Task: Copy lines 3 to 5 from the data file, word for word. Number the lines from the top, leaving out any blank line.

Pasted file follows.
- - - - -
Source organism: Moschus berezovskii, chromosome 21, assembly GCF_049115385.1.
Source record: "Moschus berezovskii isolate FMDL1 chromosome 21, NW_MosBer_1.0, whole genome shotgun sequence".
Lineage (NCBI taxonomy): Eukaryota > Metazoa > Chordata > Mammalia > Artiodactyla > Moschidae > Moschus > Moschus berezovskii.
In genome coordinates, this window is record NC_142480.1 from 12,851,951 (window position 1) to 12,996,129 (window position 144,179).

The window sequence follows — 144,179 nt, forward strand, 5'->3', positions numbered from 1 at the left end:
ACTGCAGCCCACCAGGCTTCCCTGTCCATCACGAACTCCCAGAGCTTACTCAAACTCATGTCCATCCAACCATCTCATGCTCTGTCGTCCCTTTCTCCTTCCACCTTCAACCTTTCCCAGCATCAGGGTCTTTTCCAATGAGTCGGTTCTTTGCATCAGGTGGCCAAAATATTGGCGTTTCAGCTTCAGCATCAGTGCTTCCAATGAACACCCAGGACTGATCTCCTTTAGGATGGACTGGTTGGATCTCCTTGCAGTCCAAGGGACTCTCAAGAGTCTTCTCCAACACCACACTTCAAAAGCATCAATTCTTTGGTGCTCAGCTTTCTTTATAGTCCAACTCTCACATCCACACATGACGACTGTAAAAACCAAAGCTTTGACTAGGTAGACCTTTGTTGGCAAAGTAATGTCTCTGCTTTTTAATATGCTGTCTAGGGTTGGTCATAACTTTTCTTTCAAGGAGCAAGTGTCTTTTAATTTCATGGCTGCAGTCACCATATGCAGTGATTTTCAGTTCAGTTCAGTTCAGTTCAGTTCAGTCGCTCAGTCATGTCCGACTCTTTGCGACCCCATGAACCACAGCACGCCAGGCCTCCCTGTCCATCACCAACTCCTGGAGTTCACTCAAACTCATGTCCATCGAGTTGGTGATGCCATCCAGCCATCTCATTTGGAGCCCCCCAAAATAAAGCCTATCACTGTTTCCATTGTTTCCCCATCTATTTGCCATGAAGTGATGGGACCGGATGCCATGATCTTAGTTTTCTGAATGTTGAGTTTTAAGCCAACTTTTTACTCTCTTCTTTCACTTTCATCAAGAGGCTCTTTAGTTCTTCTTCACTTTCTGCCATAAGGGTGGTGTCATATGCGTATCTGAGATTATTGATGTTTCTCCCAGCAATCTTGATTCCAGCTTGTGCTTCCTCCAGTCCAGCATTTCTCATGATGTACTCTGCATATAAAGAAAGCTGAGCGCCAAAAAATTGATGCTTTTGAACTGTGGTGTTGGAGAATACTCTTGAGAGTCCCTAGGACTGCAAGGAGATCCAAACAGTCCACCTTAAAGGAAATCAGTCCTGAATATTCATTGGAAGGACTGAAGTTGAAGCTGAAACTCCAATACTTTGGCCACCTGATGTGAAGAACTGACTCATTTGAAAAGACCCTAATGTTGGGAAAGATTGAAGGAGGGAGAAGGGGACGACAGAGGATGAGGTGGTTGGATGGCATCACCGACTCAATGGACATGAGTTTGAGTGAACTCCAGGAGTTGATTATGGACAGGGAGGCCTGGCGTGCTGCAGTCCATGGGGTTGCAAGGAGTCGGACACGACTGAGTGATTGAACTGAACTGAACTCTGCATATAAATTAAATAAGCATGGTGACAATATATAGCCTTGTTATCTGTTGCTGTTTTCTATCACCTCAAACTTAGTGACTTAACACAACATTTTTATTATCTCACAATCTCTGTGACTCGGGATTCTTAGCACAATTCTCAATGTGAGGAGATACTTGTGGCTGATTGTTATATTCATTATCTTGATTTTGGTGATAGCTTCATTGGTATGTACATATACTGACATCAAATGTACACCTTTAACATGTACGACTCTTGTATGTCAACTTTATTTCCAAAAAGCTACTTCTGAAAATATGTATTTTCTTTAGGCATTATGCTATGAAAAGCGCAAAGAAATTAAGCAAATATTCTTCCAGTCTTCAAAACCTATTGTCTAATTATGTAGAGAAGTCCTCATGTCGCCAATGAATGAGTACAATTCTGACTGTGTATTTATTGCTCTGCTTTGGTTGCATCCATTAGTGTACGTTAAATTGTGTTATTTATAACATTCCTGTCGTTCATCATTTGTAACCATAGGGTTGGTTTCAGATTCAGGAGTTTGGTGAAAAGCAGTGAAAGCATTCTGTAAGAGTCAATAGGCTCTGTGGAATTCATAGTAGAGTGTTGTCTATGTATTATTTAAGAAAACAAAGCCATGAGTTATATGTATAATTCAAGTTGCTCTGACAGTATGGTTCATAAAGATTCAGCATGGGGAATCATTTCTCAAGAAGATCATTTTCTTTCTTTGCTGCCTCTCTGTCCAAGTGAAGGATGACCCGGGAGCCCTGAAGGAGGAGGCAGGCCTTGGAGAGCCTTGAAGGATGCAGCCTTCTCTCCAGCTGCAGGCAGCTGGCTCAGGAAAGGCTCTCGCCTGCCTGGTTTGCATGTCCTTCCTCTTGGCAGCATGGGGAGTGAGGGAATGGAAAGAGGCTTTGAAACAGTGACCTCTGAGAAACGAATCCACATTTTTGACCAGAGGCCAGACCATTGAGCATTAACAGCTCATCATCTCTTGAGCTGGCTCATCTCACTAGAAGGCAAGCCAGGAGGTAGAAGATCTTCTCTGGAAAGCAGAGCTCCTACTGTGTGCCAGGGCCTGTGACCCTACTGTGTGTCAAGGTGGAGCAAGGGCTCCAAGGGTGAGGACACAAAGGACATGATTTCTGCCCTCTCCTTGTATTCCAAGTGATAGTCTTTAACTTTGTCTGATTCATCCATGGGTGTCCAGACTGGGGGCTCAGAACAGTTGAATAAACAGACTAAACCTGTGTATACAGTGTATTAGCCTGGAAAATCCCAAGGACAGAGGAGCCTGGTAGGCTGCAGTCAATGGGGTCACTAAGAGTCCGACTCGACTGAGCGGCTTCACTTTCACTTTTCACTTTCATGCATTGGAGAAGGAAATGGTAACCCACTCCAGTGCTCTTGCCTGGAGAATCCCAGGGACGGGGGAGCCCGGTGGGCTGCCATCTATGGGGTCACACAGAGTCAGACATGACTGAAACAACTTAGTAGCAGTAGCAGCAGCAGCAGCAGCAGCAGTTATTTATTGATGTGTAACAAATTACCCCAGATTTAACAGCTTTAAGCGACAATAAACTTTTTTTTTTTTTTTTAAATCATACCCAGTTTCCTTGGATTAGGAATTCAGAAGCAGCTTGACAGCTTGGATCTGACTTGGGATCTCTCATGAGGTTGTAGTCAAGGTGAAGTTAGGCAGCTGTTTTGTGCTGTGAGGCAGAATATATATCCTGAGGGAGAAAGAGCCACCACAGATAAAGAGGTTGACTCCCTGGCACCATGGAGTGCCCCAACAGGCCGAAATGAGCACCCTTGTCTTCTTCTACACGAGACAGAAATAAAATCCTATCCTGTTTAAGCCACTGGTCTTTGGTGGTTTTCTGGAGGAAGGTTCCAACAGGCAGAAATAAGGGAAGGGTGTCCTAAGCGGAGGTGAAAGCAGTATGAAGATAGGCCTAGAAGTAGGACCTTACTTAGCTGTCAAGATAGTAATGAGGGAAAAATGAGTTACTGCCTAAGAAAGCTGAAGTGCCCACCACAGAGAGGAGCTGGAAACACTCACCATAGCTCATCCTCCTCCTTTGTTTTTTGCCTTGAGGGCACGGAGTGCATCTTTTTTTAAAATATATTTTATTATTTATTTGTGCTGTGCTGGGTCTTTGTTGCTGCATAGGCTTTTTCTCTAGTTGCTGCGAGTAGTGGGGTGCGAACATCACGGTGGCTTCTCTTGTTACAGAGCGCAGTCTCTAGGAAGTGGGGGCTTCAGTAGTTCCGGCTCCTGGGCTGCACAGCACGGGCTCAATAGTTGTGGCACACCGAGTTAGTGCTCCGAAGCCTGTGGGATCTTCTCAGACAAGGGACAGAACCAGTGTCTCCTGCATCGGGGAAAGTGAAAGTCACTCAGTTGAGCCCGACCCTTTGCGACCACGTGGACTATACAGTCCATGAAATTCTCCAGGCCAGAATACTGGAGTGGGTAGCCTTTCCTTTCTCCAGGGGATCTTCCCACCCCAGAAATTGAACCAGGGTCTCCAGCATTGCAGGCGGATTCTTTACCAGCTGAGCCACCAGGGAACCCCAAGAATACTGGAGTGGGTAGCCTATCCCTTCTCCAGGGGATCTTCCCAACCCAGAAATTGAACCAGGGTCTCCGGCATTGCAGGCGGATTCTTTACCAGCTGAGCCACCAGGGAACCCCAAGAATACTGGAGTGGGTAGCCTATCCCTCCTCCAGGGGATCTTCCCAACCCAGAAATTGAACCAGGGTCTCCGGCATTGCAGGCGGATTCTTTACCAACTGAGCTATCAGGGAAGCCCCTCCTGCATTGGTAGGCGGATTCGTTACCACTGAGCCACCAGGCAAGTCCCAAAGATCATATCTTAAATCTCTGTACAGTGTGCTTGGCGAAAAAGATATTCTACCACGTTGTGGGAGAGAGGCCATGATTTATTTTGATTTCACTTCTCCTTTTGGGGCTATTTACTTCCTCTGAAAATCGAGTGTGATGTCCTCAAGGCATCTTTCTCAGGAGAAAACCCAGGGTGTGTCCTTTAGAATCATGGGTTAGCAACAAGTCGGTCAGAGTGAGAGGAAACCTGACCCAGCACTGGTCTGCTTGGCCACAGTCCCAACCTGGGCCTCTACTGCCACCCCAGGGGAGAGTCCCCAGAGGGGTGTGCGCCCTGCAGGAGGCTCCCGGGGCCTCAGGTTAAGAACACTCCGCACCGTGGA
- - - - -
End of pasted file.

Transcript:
Lineage (NCBI taxonomy): Eukaryota > Metazoa > Chordata > Mammalia > Artiodactyla > Moschidae > Moschus > Moschus berezovskii.
In genome coordinates, this window is record NC_142480.1 from 12,851,951 (window position 1) to 12,996,129 (window position 144,179).

The window sequence follows — 144,179 nt, forward strand, 5'->3', positions numbered from 1 at the left end: